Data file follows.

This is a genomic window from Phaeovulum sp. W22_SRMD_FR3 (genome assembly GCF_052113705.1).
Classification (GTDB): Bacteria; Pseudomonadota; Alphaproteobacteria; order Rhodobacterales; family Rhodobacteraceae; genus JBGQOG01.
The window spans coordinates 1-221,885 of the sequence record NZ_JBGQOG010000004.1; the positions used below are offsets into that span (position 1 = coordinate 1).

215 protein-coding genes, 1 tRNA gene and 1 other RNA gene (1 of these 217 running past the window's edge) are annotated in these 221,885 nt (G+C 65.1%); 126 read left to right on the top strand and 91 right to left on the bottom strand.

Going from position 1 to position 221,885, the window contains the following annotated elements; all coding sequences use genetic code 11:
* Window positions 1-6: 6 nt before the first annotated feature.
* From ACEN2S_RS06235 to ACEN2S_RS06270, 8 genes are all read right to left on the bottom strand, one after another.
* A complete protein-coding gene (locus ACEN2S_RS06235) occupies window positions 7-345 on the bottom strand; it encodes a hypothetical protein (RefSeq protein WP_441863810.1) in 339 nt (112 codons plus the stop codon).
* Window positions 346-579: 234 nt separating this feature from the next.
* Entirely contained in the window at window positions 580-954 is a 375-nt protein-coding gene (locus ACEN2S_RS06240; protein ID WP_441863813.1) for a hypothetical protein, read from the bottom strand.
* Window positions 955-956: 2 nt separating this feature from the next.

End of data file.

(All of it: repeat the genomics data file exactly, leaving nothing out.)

This is a genomic window from Phaeovulum sp. W22_SRMD_FR3 (genome assembly GCF_052113705.1).
Classification (GTDB): Bacteria; Pseudomonadota; Alphaproteobacteria; order Rhodobacterales; family Rhodobacteraceae; genus JBGQOG01.
The window spans coordinates 1-221,885 of the sequence record NZ_JBGQOG010000004.1; the positions used below are offsets into that span (position 1 = coordinate 1).

215 protein-coding genes, 1 tRNA gene and 1 other RNA gene (1 of these 217 running past the window's edge) are annotated in these 221,885 nt (G+C 65.1%); 126 read left to right on the top strand and 91 right to left on the bottom strand.

Going from position 1 to position 221,885, the window contains the following annotated elements; all coding sequences use genetic code 11:
* Window positions 1-6: 6 nt before the first annotated feature.
* From ACEN2S_RS06235 to ACEN2S_RS06270, 8 genes are all read right to left on the bottom strand, one after another.
* A complete protein-coding gene (locus ACEN2S_RS06235) occupies window positions 7-345 on the bottom strand; it encodes a hypothetical protein (RefSeq protein WP_441863810.1) in 339 nt (112 codons plus the stop codon).
* Window positions 346-579: 234 nt separating this feature from the next.
* Entirely contained in the window at window positions 580-954 is a 375-nt protein-coding gene (locus ACEN2S_RS06240; protein ID WP_441863813.1) for a hypothetical protein, read from the bottom strand.
* Window positions 955-956: 2 nt separating this feature from the next.